Quinns to discover if they face jail
The threat of prison still hangs over Sean Quinn as his case returns to the High Court this morning.
Ms Justice Elizabeth Dunne is to review whether the bankrupt businessman, his son Sean and his nephew Peter Quinn have complied with orders aimed at reversing a conspiracy to put assets beyond the reach of the former Anglo Irish Bank.
The case is only up for mention in the High Court, but today is the date set by Ms Justice Elizabeth Dunne for the Quinns to comply with a series of orders.
Three weeks ago the judge said she was satisfied all three businessmen were involved in a conspiracy to deprive Anglo of access to Quinn assets.
The bank, now IBRC, claims it is owed 2.3bn, while that sum is contested, the Quinns do acknowledge a debt of 455m to Anglo.
Days earlier the judge found the men were in contempt of existing court orders and she has indicated if they fail to comply this time punitive measures may be on the cards.
_______________________________________Minister to launch report on Child and Family Support Agency
A report from the Task Force on the Child and Family Support Agency will be launched later this morning.
It is expected to set out recommendations on the reform and integration of Ireland's child and family support services.
Minister for Children and Youth Affairs, Frances Fitzgerald, has previously said that the establishment of the agency would be critical in reforming the system of State care and intervention in Ireland.
The Minister will outline the full recommendations of the Task Force at a briefing in Dublin Castle this morning.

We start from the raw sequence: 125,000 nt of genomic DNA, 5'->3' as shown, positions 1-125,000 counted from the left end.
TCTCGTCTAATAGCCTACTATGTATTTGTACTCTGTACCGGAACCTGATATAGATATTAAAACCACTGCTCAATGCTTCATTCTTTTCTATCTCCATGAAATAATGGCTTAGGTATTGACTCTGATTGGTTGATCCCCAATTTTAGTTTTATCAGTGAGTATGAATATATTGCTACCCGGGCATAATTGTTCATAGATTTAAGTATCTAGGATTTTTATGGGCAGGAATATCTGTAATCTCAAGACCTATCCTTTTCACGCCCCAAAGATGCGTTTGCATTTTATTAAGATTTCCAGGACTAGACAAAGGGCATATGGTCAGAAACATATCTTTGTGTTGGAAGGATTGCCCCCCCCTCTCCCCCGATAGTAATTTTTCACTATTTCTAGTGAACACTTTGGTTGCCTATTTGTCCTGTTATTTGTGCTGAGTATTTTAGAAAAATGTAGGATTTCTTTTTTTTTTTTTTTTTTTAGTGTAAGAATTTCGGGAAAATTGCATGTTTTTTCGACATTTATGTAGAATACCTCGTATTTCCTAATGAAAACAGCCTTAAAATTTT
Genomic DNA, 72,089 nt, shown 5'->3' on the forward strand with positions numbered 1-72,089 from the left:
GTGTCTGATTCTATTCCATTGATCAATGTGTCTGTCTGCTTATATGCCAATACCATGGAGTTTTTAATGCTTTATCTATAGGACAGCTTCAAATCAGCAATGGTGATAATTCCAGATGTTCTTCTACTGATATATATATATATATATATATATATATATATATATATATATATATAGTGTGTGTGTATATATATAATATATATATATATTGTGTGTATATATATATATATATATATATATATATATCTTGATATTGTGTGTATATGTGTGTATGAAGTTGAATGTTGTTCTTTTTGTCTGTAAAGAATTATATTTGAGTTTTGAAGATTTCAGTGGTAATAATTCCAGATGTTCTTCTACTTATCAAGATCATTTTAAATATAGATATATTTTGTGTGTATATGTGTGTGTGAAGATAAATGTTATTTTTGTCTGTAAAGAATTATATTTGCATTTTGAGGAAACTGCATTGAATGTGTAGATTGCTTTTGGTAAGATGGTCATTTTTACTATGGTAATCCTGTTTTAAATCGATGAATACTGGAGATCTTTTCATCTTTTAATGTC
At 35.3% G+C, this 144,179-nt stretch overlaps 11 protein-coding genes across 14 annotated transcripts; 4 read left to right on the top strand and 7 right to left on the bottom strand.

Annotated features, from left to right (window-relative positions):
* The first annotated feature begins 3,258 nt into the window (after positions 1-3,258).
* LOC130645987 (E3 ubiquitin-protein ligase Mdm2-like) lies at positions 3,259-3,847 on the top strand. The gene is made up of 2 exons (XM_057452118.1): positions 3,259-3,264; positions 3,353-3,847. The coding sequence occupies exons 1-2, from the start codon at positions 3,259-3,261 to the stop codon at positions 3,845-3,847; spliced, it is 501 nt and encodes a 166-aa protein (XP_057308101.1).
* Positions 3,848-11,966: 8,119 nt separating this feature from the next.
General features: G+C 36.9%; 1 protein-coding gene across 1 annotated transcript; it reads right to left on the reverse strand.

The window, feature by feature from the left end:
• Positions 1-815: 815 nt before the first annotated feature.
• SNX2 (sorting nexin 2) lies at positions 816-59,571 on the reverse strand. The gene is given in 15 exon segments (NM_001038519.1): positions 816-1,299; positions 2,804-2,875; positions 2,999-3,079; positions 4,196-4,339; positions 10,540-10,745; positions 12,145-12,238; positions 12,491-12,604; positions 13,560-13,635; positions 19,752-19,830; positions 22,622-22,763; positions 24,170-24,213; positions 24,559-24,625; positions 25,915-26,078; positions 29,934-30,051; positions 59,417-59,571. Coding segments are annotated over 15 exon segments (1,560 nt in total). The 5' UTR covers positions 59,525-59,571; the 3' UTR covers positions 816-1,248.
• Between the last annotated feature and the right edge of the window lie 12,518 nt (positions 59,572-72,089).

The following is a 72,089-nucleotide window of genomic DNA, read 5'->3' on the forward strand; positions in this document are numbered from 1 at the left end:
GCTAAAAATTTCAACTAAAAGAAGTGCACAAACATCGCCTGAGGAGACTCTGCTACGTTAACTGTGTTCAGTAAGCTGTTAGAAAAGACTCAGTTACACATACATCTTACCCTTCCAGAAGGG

Public servants to have sick leave cut by half
Around 300,000 public servants are to have their sick leave entitlements cut by half, it was announced today.
The Labour Court has recommended that the current uncertified allowance of seven days per year be rolled out to seven days over a two-year period, to be introduced as soon as possible.
While certified sick leave which currently stands at six months of full pay followed by six months on half pay will be halved from January 1, 2014.
However those with critical illnesses will still benefit from the current allowance.
It will have a significant impact on the State's bill for public-sector sick-leave, which cost more than 500m last year.
_____________________________________________Garda who took lift from victim supported by Superintendent
A senior garda has defended the actions of an officer who was transported to the scene of a crime by its victim because no patrol car was available.
It emerged earlier this month that a Donegal woman returned home to find her house had been burgled and because no garda car was available, she had to collect the officer at the local station to allow him investigate the crime.
The case was raised in the Dáil, to highlight a perceived lack of garda resources.
Today Chief Superintendent Jim Sheridan told Highland Radio the garda made the right the decision at the right time: "There was a time factor obviously and it was a call made by the garda. I fully agree with it, that he'd go back with the lady in question in her car.